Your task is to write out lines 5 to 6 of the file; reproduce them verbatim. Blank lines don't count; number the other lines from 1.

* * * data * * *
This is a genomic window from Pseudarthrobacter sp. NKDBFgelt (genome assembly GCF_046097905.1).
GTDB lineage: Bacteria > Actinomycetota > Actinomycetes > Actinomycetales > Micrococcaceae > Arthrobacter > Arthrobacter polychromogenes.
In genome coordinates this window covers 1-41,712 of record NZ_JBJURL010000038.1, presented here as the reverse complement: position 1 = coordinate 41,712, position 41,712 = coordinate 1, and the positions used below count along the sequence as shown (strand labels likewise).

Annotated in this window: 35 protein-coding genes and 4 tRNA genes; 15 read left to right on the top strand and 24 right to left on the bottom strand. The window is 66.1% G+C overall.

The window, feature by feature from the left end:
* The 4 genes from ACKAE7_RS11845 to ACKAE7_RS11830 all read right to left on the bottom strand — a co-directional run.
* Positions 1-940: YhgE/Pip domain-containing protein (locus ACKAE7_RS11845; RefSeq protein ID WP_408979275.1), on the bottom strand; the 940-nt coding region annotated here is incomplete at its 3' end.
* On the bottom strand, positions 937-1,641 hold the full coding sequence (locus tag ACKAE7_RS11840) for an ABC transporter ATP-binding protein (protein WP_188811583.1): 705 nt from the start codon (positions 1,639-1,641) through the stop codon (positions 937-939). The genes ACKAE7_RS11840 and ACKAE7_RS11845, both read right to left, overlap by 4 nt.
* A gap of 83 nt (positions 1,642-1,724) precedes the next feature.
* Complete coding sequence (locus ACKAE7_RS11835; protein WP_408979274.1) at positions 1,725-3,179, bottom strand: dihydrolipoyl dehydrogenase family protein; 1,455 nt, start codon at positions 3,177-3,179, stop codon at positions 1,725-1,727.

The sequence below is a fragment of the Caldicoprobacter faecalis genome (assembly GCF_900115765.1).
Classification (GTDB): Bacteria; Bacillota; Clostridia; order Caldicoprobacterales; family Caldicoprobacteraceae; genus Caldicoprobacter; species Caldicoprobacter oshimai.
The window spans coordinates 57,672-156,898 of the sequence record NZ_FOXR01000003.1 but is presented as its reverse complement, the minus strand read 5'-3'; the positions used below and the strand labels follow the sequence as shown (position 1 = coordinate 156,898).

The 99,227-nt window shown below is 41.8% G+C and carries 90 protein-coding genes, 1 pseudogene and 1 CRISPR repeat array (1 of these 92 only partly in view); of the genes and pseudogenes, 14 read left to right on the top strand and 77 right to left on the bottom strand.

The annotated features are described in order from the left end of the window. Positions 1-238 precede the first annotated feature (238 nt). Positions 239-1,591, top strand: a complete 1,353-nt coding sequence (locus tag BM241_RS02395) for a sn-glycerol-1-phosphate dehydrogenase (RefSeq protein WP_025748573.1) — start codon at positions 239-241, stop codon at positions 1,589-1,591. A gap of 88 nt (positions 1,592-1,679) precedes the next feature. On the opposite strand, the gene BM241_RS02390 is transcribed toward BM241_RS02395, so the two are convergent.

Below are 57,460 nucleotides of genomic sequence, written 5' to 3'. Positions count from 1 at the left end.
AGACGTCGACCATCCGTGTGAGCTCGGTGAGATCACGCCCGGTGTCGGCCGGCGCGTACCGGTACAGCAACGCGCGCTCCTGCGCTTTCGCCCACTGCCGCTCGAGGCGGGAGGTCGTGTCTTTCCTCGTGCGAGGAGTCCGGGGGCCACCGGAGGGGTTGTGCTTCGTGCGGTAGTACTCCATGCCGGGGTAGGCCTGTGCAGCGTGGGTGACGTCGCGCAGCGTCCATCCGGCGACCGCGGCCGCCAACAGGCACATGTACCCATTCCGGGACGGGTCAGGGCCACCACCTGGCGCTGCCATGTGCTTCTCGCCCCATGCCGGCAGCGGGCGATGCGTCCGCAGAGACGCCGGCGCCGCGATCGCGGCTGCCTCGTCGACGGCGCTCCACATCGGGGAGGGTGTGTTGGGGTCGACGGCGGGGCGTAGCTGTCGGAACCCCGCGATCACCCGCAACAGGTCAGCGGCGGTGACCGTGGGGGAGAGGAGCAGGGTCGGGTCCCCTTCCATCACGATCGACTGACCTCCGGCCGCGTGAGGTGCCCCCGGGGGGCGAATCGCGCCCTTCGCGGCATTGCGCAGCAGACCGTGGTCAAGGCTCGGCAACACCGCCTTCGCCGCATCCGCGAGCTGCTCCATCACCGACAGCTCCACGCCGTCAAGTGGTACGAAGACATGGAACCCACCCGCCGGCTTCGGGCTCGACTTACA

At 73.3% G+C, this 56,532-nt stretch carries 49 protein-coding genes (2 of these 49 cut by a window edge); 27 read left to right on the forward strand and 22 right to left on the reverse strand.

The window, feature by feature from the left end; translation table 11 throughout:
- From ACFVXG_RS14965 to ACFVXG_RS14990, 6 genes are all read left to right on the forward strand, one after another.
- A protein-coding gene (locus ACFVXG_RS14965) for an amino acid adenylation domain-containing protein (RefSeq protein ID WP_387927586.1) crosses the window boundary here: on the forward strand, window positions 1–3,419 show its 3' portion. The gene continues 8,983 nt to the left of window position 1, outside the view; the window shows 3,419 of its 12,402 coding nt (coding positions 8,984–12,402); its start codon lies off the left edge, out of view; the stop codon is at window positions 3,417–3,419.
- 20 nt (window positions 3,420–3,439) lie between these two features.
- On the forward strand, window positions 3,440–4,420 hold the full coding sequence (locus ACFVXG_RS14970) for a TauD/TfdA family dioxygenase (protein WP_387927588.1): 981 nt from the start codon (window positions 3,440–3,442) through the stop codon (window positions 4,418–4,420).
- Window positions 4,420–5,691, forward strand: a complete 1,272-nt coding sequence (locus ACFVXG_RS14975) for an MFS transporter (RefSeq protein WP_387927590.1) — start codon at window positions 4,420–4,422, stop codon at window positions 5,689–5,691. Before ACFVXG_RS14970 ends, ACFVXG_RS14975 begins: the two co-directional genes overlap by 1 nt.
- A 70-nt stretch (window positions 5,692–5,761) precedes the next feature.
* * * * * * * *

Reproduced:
The window, feature by feature from the left end:
* The 4 genes from ACKAE7_RS11845 to ACKAE7_RS11830 all read right to left on the bottom strand — a co-directional run.